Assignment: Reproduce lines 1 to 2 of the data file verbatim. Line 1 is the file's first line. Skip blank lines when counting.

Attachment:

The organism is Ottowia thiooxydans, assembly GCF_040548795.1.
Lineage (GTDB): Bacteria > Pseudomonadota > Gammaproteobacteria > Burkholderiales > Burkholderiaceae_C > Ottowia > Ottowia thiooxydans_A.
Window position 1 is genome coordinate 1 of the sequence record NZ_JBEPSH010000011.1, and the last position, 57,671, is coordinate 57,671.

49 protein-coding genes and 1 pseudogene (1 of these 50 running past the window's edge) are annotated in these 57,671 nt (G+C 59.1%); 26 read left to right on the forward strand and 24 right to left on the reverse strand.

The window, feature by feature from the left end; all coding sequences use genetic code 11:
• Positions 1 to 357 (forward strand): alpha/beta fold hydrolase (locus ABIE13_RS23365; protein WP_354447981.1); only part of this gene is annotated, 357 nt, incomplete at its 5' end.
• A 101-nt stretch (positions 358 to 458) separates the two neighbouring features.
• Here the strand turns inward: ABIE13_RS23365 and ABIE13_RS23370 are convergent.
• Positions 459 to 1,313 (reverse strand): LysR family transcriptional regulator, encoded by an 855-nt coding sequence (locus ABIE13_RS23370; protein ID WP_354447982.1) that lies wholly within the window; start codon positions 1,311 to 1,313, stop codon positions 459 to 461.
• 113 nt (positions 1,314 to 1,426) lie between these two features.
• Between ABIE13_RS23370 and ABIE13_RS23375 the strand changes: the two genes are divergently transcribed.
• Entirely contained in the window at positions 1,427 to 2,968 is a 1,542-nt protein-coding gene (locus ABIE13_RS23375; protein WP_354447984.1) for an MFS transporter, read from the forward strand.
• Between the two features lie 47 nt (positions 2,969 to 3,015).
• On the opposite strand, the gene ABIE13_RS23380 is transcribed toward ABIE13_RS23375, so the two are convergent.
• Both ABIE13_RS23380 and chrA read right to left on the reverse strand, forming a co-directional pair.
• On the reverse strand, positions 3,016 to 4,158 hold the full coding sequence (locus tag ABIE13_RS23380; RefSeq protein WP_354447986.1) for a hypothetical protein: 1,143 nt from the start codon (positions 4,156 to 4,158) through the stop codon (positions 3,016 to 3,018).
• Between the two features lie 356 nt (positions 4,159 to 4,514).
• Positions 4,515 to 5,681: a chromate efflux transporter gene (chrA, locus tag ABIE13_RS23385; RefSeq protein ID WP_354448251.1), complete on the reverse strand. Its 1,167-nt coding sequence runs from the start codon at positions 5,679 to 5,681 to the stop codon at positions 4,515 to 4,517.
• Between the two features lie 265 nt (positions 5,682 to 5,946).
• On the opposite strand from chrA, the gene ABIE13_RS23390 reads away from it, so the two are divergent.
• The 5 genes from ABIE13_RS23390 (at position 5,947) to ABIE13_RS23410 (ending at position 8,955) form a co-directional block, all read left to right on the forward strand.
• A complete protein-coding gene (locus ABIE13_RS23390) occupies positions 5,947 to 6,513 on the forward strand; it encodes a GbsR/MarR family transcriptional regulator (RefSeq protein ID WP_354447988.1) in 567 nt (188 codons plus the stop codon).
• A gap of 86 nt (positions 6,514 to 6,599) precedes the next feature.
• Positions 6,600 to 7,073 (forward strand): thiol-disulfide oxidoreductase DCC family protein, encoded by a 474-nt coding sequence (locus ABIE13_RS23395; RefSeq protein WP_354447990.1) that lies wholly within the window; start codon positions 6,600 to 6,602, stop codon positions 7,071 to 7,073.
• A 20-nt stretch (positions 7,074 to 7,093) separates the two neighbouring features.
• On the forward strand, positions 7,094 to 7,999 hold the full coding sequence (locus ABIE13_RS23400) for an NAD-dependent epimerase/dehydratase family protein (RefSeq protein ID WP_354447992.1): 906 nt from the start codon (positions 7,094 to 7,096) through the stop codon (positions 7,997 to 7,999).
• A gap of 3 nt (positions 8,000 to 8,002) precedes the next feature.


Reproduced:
The organism is Ottowia thiooxydans, assembly GCF_040548795.1.
Lineage (GTDB): Bacteria > Pseudomonadota > Gammaproteobacteria > Burkholderiales > Burkholderiaceae_C > Ottowia > Ottowia thiooxydans_A.